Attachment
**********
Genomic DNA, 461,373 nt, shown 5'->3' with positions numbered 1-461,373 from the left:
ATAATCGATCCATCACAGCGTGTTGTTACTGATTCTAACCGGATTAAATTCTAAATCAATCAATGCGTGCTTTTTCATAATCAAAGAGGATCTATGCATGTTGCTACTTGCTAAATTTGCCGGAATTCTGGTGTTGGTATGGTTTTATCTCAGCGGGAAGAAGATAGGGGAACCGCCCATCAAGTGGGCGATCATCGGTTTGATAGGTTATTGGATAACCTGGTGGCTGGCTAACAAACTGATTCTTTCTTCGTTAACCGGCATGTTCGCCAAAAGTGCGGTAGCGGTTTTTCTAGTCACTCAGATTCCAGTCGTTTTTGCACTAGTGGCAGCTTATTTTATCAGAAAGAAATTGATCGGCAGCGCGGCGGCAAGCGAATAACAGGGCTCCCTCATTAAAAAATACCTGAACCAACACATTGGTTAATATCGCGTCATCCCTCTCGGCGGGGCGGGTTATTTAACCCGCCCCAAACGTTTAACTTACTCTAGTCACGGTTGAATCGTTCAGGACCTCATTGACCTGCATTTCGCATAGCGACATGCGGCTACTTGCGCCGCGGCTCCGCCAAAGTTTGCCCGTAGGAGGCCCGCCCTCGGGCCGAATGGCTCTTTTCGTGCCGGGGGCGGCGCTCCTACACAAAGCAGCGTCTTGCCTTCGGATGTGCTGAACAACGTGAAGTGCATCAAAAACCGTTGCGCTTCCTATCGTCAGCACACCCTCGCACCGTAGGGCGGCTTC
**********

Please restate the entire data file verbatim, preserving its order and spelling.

Genomic DNA, 461,373 nt, shown 5'->3' with positions numbered 1-461,373 from the left:
ATAATCGATCCATCACAGCGTGTTGTTACTGATTCTAACCGGATTAAATTCTAAATCAATCAATGCGTGCTTTTTCATAATCAAAGAGGATCTATGCATGTTGCTACTTGCTAAATTTGCCGGAATTCTGGTGTTGGTATGGTTTTATCTCAGCGGGAAGAAGATAGGGGAACCGCCCATCAAGTGGGCGATCATCGGTTTGATAGGTTATTGGATAACCTGGTGGCTGGCTAACAAACTGATTCTTTCTTCGTTAACCGGCATGTTCGCCAAAAGTGCGGTAGCGGTTTTTCTAGTCACTCAGATTCCAGTCGTTTTTGCACTAGTGGCAGCTTATTTTATCAGAAAGAAATTGATCGGCAGCGCGGCGGCAAGCGAATAACAGGGCTCCCTCATTAAAAAATACCTGAACCAACACATTGGTTAATATCGCGTCATCCCTCTCGGCGGGGCGGGTTATTTAACCCGCCCCAAACGTTTAACTTACTCTAGTCACGGTTGAATCGTTCAGGACCTCATTGACCTGCATTTCGCATAGCGACATGCGGCTACTTGCGCCGCGGCTCCGCCAAAGTTTGCCCGTAGGAGGCCCGCCCTCGGGCCGAATGGCTCTTTTCGTGCCGGGGGCGGCGCTCCTACACAAAGCAGCGTCTTGCCTTCGGATGTGCTGAACAACGTGAAGTGCATCAAAAACCGTTGCGCTTCCTATCGTCAGCACACCCTCGCACCGTAGGGCGGCTTC